Habitat Tutorial – Preparation for Build

Prepartion for build

Layout on the Saturday before the first day of volunteer build.

Caution, take with a grain of salt.  This is from the experience of one volunteer, certainly not an expert and I will make errors.  Keep in mind also that other Habitat leaders may do things entirely different.    If you are looking for slide shows for the 2008 build, start with Dinner on the Slab.

Preparation for build could go all the way back to when Cobb Habitat began site selection through when the concrete or foundations are poured, street and utility construction and other site preparation.   I’m not going that far!  I have also left off details of squaring the slab which involves a careful analysis of the slab dimensions vs the house dimensions and then snapping lines that are perfectly perpendicular in all directions, matching the slab to the plans as best as possible. If the slab is perfectly rectangular and sized correctly, this is a no-brainer. 

Often the slab is not poured perfectly and there are edges that are bowed, edges that dip or turn out, and corners that are not square.  In addition, the middle of the slab can be bowed up (the usual case) or bowed down with resulting puddles after a rain to deal with.    All of these things must be dealt with by adjustments to the layout to accomodate the anomalies – the concrete is poured and hard, the plumbing is where it is, and the volunteers will show up next week, and nothing is going to be ripped up and repoured.  

This tutorial is, instead, a brief summary of the steps that the Site Project Manager (SPM) goes through with a few other volunteers to get the site ready for the volunteers first day of build.  I am also omitting the extra work necessary to build a floor deck in the situation of a house with a crawl space.  This year we are building on a slab withouth a crawl space, so that is all you get.

The previous Saturday several members of our group (The SPM, crew leaders and other invitees) met at the site and measured, “squared”, and “laid out: the site, meaning they checked the foundation and defined the outline of the home and all the interior walls.  This involves laying out every window, door and wall section and outlining them with chalk lines.  Corrections are made with different colored chalk and the final layout receives a clear waterproof spray in case of rain.

There were several problems to be overcome caused by the plumbers miscalculations that put the bathroom 2 feet into the living room and the utility plumbing outside the designated walls in several areas.   Our future homeowner, Nicole was on site and agreed to a bigger closet and a smaller living room and all the adjustments were made to her satisfaction. 

Unfortunately it rained in the middle of the layout, washing much of the markings away.  Since the team ran out of chalk colors (red blue and green) the final outline was done mostly in pencil.   That works too, if you have enough pencils as they wear quickly on concrete.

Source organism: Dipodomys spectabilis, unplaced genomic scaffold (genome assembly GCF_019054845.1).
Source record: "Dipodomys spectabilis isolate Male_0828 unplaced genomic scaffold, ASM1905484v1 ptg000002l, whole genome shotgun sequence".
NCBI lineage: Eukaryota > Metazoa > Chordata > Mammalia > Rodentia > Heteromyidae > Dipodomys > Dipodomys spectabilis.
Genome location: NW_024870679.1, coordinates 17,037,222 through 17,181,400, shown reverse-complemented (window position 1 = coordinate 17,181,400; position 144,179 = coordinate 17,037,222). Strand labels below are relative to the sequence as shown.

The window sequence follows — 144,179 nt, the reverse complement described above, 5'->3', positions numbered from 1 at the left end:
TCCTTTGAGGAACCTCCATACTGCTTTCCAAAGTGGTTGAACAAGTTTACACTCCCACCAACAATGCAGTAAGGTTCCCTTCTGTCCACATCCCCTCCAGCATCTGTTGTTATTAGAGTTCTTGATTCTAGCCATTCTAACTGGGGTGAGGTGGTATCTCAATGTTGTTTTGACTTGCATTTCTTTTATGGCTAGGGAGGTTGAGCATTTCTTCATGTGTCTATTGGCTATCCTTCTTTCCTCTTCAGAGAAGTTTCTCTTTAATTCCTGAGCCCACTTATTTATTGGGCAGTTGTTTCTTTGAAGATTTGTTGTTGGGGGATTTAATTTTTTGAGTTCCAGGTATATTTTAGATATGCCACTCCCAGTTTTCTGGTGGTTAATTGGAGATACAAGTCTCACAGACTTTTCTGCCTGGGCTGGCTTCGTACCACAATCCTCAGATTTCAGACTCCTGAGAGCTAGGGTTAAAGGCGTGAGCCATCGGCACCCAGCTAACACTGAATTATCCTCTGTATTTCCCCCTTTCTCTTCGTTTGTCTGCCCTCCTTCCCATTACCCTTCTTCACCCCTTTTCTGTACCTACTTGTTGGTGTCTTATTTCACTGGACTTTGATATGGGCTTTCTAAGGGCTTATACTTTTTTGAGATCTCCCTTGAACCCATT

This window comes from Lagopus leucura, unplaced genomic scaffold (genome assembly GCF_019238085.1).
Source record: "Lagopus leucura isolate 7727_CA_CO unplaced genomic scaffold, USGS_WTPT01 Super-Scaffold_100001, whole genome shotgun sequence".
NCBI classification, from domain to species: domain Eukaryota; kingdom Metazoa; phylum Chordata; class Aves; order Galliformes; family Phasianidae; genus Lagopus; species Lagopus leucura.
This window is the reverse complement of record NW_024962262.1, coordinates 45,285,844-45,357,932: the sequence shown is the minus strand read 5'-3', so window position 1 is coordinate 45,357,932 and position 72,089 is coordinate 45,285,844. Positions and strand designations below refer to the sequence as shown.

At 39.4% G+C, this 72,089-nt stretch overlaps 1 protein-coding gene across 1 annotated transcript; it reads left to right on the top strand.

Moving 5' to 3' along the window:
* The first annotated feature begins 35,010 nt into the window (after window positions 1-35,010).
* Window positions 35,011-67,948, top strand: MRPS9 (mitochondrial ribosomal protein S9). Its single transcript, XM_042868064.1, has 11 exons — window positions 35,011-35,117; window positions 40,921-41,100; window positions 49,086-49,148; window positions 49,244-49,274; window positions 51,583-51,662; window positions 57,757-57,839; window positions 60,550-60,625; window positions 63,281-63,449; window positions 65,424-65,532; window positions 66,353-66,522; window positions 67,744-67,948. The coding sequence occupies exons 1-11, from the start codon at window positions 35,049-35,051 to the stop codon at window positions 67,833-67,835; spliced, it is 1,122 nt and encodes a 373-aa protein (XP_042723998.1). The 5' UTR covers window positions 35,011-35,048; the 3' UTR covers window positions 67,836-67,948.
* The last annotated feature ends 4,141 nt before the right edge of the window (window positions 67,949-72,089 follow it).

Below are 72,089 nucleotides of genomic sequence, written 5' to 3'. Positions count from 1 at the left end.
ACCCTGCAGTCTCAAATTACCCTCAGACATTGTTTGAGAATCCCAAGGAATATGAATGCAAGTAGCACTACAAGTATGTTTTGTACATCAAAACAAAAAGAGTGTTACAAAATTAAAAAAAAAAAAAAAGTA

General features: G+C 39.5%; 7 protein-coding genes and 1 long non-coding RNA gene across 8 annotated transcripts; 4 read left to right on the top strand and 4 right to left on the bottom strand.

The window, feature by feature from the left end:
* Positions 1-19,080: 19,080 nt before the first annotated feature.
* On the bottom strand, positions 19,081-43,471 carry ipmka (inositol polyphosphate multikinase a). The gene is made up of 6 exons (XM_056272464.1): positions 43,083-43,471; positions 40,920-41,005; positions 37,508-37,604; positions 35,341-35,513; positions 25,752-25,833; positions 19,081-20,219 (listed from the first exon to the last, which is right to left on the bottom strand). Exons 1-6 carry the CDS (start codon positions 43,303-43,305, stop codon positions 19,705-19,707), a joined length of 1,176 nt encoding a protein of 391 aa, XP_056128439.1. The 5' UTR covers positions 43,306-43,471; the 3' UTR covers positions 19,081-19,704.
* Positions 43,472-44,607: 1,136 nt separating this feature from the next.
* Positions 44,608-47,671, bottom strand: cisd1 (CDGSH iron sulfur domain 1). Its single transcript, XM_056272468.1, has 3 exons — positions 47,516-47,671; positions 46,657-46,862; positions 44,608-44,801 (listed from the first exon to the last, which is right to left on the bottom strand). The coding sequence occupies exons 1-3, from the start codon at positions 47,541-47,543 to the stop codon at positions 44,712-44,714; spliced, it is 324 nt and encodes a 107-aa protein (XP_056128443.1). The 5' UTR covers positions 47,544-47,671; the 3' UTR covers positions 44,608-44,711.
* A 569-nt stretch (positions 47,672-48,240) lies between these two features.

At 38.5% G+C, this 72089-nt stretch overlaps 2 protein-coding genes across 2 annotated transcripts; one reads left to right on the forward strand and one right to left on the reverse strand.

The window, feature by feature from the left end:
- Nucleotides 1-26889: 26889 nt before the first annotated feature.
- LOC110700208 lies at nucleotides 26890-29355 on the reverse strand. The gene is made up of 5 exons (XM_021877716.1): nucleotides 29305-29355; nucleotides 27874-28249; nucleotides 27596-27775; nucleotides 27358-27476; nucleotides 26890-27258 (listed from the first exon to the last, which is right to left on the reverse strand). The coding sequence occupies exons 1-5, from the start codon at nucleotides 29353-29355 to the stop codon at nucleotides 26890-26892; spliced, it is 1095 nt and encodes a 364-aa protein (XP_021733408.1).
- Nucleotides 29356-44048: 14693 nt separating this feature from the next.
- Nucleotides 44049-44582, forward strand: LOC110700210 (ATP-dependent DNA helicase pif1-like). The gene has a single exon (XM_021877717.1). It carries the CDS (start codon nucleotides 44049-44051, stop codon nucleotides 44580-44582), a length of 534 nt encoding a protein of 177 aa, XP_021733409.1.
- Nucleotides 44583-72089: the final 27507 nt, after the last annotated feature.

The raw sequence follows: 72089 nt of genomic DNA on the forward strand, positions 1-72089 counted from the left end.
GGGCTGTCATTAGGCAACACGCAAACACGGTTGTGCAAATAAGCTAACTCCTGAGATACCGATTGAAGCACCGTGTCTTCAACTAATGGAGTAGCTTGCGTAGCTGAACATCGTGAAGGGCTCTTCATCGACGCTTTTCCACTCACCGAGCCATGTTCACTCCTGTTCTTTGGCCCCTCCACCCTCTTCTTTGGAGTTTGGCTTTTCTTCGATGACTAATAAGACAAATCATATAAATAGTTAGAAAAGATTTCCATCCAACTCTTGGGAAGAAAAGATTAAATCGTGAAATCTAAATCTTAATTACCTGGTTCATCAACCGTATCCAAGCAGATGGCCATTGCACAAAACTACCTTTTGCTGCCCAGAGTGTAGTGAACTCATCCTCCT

2×4 pressure treated boards are cut for each wall section to exactly fit the walls (ignoring door openings) and matching “white wood” (untreated) 2×4 boards are made for each one and tacked together in pairs.  The pressure treated boards go on the concrete and the white boards will go on the top of the walls.   Each board is numbered at each end and matching numbers are placed on the concrete between the drawn lines.   There are drawings below to illustrate all this.

The location of all wall studs are outlined on the edges of the two boards and “X” marks placed in the outlines.  The location of Jack studs (shorter studs inside of door and window frames) are marked with “J”. Doors, Windows and T’s and Ladder headers are also marked.   T’s are located at points where walls intersect.  Door types (left hand, right hand, width) and Window sizes are marked on the wall plates. 

The two boards representing a wall (or section of a longer wall) are then placed back into the outline and everything checked again against the print.  Each board has all the markings necessary for a group of volunteers to build that wall in a matter of a couple of minutes without any concern for where that wall will end up.  If they follow the markings the wall will have studs, the proper size door and/or window and all connecting T’s for any intersecting walls.  Any allowances for plumbing (such as slots or notches for pipes) will also be marked. 

In addition, the team builds all the “T’s, door frames, window frames and corners and stack them in a pile.

Marked top and bottom Plates

Here is a fictitious example of a set of plates that have been tacked together and marked.   Normally there is also a wall number on each end.  I’ve omitted that.   The pressure treated board goes next to the concrete on top of a foam strip (“Sill Seal”) that helps seal out moisture and air.   Door openings are cut away later.  X is marked for studs, J for Jacks, T’s are marked (see markings near right end above) and have an arrow on the plate to show which way it is to be oriented.  The size of the door or window is marked on the plates as well.

Corners and T's